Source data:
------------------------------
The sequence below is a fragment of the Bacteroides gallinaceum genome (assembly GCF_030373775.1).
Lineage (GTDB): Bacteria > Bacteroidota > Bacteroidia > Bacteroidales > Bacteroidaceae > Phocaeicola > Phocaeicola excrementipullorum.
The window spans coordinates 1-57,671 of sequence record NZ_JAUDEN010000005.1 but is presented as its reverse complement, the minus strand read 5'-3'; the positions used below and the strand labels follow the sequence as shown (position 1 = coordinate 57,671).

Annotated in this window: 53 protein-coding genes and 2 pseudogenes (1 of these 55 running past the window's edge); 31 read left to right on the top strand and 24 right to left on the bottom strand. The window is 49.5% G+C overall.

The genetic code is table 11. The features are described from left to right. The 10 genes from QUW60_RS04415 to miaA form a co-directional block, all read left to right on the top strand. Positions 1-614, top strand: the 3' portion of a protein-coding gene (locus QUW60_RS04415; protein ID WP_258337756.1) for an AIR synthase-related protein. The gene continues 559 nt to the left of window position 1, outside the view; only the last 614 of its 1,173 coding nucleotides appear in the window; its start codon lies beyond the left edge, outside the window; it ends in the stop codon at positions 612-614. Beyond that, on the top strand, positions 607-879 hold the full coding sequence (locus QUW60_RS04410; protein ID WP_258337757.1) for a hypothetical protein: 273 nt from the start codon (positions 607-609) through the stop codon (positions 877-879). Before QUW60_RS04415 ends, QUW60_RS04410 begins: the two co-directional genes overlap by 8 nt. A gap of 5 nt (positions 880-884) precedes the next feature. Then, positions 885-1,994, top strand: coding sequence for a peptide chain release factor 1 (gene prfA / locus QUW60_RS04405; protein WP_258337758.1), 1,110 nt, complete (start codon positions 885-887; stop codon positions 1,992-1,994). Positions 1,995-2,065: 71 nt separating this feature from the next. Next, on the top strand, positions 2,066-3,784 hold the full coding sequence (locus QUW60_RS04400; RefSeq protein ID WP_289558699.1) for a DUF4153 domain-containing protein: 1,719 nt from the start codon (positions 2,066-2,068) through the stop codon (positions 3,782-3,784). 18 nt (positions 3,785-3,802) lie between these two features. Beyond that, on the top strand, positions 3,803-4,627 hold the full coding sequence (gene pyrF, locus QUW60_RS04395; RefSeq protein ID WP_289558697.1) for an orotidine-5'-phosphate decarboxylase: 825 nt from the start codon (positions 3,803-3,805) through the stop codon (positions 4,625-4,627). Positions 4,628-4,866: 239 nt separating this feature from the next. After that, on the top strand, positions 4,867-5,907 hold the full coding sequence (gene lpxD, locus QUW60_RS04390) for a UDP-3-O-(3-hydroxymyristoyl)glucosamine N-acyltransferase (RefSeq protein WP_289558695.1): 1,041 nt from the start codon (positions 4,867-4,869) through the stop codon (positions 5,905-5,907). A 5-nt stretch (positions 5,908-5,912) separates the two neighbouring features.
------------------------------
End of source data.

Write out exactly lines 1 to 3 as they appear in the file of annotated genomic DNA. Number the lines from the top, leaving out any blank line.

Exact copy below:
The sequence below is a fragment of the Bacteroides gallinaceum genome (assembly GCF_030373775.1).
Lineage (GTDB): Bacteria > Bacteroidota > Bacteroidia > Bacteroidales > Bacteroidaceae > Phocaeicola > Phocaeicola excrementipullorum.
The window spans coordinates 1-57,671 of sequence record NZ_JAUDEN010000005.1 but is presented as its reverse complement, the minus strand read 5'-3'; the positions used below and the strand labels follow the sequence as shown (position 1 = coordinate 57,671).